Feedback: ‘Ally McBeal’
I’m male. I’m an attorney…. And I love Ally McBeal (#416, Jan. 30). Any lawyer who questions the show’s verisimilitude with a lawyer’s life lacks the imagination needed to enjoy it. The characters on this show are not paragons as people or as lawyers. They are flawed, very real, gorgeous, and very funny.
William J. Becker Jr.
As one of the 5.8 million men who started watching Ally McBeal after Monday Night Football ended, I freely admit that I started watching because of the length of Ally’s skirts. But what kept me watching is Calista Flockhart. Ally’s imperfections make her more real and, therefore, sexier than any other woman on television.
Could you please tell the waiflike Ms. Flockhart to have a Twinkie? I’ll bet her Golden Globe weighs more than she does.
Party On, Garth!
I have trouble with Chris Willman’s Garth-Brooks-as-bad-guy article. In his struggle with Capitol and EMI, he’s battling with people who would be content to package country music in a cute little redneck box. I applaud his endeavors to make sure that the marketing is targeted at everyone. I see him as a musical Robin Hood — taking from the muckety-mucks to give to the fans.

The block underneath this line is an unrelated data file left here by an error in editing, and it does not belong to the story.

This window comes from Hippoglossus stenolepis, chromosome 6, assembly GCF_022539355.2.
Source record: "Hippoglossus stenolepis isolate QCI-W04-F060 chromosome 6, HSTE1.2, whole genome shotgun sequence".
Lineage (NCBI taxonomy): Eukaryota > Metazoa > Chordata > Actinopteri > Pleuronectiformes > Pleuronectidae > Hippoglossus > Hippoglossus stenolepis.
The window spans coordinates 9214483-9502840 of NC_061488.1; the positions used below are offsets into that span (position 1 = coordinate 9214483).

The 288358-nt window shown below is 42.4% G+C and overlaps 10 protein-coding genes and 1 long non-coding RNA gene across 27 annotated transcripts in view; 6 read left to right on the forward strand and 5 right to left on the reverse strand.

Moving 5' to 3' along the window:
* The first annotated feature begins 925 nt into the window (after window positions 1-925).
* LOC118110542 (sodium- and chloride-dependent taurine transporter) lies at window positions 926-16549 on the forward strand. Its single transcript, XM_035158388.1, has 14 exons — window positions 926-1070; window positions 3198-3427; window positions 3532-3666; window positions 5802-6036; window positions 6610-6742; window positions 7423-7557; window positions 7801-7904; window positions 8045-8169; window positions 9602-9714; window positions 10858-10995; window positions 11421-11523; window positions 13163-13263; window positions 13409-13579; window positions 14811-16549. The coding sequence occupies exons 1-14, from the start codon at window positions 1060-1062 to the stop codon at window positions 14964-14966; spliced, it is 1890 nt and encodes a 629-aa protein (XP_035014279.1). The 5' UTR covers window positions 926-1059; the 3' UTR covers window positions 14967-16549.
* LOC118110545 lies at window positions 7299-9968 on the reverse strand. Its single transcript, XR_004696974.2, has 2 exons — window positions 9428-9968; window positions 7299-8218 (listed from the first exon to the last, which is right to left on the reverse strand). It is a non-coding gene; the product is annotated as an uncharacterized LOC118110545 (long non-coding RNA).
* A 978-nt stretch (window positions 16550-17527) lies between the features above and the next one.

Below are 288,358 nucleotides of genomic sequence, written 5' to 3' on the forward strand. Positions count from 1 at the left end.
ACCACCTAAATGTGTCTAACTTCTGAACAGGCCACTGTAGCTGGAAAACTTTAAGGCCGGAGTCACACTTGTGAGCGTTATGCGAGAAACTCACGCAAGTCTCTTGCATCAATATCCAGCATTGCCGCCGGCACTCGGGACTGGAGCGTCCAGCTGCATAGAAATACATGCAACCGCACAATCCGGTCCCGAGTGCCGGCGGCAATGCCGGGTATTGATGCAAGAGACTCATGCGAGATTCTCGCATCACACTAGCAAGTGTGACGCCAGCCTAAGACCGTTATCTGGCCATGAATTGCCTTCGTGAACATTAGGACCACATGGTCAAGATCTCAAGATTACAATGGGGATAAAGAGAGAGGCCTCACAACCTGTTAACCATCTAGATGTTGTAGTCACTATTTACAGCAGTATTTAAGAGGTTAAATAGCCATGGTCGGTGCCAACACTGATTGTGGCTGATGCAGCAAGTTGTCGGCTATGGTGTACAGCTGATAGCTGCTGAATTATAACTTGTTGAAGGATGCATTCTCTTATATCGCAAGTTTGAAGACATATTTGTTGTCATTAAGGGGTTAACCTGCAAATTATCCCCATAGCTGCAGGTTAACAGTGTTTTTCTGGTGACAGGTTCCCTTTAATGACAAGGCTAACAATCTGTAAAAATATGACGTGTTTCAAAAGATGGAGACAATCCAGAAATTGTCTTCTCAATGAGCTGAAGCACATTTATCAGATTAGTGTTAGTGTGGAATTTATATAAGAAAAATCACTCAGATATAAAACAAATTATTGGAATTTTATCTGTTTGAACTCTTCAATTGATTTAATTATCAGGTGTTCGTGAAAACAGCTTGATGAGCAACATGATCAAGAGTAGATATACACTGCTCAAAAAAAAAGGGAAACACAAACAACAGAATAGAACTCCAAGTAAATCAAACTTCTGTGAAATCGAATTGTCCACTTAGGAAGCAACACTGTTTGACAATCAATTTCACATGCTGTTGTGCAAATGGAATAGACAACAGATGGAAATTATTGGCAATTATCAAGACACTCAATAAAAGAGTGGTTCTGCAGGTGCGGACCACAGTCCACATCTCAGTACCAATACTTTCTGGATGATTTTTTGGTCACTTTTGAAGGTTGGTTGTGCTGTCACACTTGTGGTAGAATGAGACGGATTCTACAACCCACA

Without a ‘Tracey’
I would like to commend Bruce Fretts on speaking the “god- awful truth” about Tracey Takes On…. I was beginning to think something was wrong with me for not getting why this show is so critically acclaimed. Ms. Ullman is a talented character actress, but her characters also have to be funny.
In your Between the Lines column (Books, #415, Jan. 23) you quoted an anonymous source as saying “And look [how low] the ratings are for Nash Bridges.” In fact, Nash Bridges consistently beats the critically acclaimed Homicide: Life on the Street. Nash Bridges has improved noticeably upon its two time-slot predecessors and has improved on all five of its lead-ins. It is also the sixth-highest-rated show on CBS in the key 18-49 demographics. Any way you cut it, it’s a far cry from low ratings.
Executive Producer, Nash Bridges
I had saved the Jan. 23 EW so that after I saw Titanic I could read the article (“Deep Thoughts”) about what was fact and what was fiction. After I saw the movie, wouldn’t you know, I couldn’t find my magazine! Then it occurred to me…EW Online (www.ew.com). Some magazine websites have only a few select articles to view. I was thrilled to discover that subscribers can access any article! You made my post-Titanic debriefing so much more enjoyable.
Corrections: A Life Less Ordinary was distributed by Twentieth Century Fox (Style). The Titanic was built in Belfast, not Southampton (Books).